06 November 2020
How to use caustic soda
Let’s begin with a caution: it is always best to treat any chemical or solvent as potentially hazardous and handle it with care and always wear protective eye and face protection as well as protection against inhaling hazardous fumes.
Wherever possible, handle chemicals in a well ventilated area and ensure that children and pets are kept well away and that the chemicals are stored in secure containers, secured out of reach of children and anyone else, and in the correct conditions.
Before we begin with the mundane tasks of clearing drains and bleaching wood, make sure you read the information at the end of this article by clicking on the link to the United States Centres for Disease Control (CDC) document on dealing with health issues relating to exposure to caustic soda. It’s comprehensive and well worth knowing.
Sodium hydroxide, commonly referred to as caustic soda, and also known as lye, soda lye, and sodium hydrate, is a white solid ionic inorganic compound with the formula NaOH, and it is soluble in water, ethanol, and methanol. While not flammable itself, being a non-combustible solid, it absorbs moisture from the air and if placed in contact with water while it its solid state, it may generate sufficient heat to ignite combustible materials.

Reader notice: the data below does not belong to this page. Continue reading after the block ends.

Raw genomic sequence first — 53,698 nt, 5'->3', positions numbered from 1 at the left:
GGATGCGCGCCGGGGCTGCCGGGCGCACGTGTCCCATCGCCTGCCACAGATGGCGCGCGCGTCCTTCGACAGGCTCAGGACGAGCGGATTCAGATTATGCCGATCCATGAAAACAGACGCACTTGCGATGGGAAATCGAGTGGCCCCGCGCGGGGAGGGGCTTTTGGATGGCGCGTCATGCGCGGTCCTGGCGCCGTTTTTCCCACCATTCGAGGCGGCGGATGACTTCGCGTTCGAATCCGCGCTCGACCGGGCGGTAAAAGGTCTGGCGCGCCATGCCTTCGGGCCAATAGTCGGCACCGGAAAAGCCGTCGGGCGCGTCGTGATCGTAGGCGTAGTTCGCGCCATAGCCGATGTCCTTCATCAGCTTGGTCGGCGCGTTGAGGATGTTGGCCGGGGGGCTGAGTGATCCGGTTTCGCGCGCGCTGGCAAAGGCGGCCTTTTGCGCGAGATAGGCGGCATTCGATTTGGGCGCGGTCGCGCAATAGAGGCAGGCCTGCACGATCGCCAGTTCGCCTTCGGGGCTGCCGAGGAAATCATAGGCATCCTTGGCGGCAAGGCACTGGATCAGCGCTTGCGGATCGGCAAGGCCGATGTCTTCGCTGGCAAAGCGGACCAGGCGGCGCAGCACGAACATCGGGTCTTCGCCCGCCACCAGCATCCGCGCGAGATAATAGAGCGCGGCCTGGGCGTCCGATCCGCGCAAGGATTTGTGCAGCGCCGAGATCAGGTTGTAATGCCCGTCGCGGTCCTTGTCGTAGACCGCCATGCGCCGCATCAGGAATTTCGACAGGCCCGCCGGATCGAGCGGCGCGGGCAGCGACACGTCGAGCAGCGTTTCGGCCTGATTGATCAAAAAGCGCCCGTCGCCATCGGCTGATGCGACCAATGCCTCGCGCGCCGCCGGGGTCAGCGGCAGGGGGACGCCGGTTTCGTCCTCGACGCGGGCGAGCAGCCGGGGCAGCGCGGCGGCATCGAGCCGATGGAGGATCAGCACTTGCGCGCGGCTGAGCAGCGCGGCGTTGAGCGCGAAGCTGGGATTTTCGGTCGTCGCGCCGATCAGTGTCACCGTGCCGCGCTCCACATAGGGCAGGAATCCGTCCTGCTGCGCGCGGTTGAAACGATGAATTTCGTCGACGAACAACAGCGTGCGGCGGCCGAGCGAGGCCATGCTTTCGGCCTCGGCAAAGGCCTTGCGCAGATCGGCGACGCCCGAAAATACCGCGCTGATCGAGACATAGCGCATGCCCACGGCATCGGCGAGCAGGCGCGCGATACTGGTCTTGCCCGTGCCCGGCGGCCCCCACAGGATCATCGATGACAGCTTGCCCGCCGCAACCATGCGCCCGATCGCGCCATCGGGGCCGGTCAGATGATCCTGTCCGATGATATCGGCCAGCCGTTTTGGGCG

It is a highly versatile substance used to make a variety of everyday products, but we usually know it best for it use in commercial drain and oven cleaners, and soap and detergents.
Drain cleaners that contain sodium hydroxide convert fats and grease that can clog pipes into soap, which dissolves in water.
The chemical also has a wide variety of other uses, which need not concern us here, but for interest sake include medicines, pharmaceutical products, from common pain relievers like aspirin, to anticoagulants that can help to prevent blood clots, to cholesterol-reducing medications.
It is even used in foods, water treatment and the manufacture of paper and also to refine raw materials for wood products such as cabinets and furniture and in wood bleaching and cleaning.
Right, having covered that, let’s take a look at using caustic soda to clear the drains in your home.
Most homeowners simply pop the plug into the bath, basin or sink’s plughole, fill up with hot water, add some flakes of caustic soda, stir a bit to dissolve it, and then pull the plug out. And that works pretty well.